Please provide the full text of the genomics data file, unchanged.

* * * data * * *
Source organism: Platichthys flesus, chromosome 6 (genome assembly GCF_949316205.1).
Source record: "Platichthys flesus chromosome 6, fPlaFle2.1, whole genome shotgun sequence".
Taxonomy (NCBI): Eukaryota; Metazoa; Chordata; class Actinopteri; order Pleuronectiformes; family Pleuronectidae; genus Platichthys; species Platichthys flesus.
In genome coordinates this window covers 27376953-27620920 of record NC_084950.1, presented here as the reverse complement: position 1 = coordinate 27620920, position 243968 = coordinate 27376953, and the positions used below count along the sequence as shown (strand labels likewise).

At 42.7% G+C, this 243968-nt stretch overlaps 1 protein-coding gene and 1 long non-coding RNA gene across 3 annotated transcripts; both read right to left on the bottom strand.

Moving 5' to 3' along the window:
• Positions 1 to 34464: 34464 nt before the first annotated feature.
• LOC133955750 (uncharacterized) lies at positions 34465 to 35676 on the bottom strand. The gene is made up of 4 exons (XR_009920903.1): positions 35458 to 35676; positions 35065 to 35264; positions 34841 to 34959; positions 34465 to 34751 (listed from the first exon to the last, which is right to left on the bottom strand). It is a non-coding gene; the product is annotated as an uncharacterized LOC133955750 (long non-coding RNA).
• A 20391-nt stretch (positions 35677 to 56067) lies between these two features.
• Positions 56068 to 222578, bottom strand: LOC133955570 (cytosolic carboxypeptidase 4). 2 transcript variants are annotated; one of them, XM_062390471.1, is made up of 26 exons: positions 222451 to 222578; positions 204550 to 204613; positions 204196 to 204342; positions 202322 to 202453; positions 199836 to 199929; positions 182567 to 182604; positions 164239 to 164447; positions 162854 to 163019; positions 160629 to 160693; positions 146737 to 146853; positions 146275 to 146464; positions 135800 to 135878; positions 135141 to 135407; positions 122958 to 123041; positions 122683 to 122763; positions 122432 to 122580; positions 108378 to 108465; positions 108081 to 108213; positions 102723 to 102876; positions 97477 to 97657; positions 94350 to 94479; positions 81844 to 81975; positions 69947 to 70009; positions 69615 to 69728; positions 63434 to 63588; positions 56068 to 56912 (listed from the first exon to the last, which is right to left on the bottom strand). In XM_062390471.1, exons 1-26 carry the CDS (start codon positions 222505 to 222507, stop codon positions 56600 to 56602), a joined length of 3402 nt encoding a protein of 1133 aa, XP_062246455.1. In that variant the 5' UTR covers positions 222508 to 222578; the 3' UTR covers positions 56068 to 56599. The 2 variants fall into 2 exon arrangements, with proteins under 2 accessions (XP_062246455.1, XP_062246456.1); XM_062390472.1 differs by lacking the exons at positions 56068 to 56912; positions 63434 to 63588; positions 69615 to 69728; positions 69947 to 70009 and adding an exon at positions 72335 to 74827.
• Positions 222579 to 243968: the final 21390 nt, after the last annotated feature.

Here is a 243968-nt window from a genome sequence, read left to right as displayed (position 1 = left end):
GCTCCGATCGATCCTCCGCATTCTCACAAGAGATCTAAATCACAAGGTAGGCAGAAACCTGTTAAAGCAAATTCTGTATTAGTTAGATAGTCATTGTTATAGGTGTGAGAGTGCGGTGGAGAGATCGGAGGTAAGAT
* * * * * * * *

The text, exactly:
Source organism: Platichthys flesus, chromosome 6 (genome assembly GCF_949316205.1).
Source record: "Platichthys flesus chromosome 6, fPlaFle2.1, whole genome shotgun sequence".
Taxonomy (NCBI): Eukaryota; Metazoa; Chordata; class Actinopteri; order Pleuronectiformes; family Pleuronectidae; genus Platichthys; species Platichthys flesus.
In genome coordinates this window covers 27376953-27620920 of record NC_084950.1, presented here as the reverse complement: position 1 = coordinate 27620920, position 243968 = coordinate 27376953, and the positions used below count along the sequence as shown (strand labels likewise).

At 42.7% G+C, this 243968-nt stretch overlaps 1 protein-coding gene and 1 long non-coding RNA gene across 3 annotated transcripts; both read right to left on the bottom strand.

Moving 5' to 3' along the window:
• Positions 1 to 34464: 34464 nt before the first annotated feature.
• LOC133955750 (uncharacterized) lies at positions 34465 to 35676 on the bottom strand. The gene is made up of 4 exons (XR_009920903.1): positions 35458 to 35676; positions 35065 to 35264; positions 34841 to 34959; positions 34465 to 34751 (listed from the first exon to the last, which is right to left on the bottom strand). It is a non-coding gene; the product is annotated as an uncharacterized LOC133955750 (long non-coding RNA).
• A 20391-nt stretch (positions 35677 to 56067) lies between these two features.
• Positions 56068 to 222578, bottom strand: LOC133955570 (cytosolic carboxypeptidase 4). 2 transcript variants are annotated; one of them, XM_062390471.1, is made up of 26 exons: positions 222451 to 222578; positions 204550 to 204613; positions 204196 to 204342; positions 202322 to 202453; positions 199836 to 199929; positions 182567 to 182604; positions 164239 to 164447; positions 162854 to 163019; positions 160629 to 160693; positions 146737 to 146853; positions 146275 to 146464; positions 135800 to 135878; positions 135141 to 135407; positions 122958 to 123041; positions 122683 to 122763; positions 122432 to 122580; positions 108378 to 108465; positions 108081 to 108213; positions 102723 to 102876; positions 97477 to 97657; positions 94350 to 94479; positions 81844 to 81975; positions 69947 to 70009; positions 69615 to 69728; positions 63434 to 63588; positions 56068 to 56912 (listed from the first exon to the last, which is right to left on the bottom strand). In XM_062390471.1, exons 1-26 carry the CDS (start codon positions 222505 to 222507, stop codon positions 56600 to 56602), a joined length of 3402 nt encoding a protein of 1133 aa, XP_062246455.1. In that variant the 5' UTR covers positions 222508 to 222578; the 3' UTR covers positions 56068 to 56599. The 2 variants fall into 2 exon arrangements, with proteins under 2 accessions (XP_062246455.1, XP_062246456.1); XM_062390472.1 differs by lacking the exons at positions 56068 to 56912; positions 63434 to 63588; positions 69615 to 69728; positions 69947 to 70009 and adding an exon at positions 72335 to 74827.
• Positions 222579 to 243968: the final 21390 nt, after the last annotated feature.

Here is a 243968-nt window from a genome sequence, read left to right as displayed (position 1 = left end):
GCTCCGATCGATCCTCCGCATTCTCACAAGAGATCTAAATCACAAGGTAGGCAGAAACCTGTTAAAGCAAATTCTGTATTAGTTAGATAGTCATTGTTATAGGTGTGAGAGTGCGGTGGAGAGATCGGAGGTAAGAT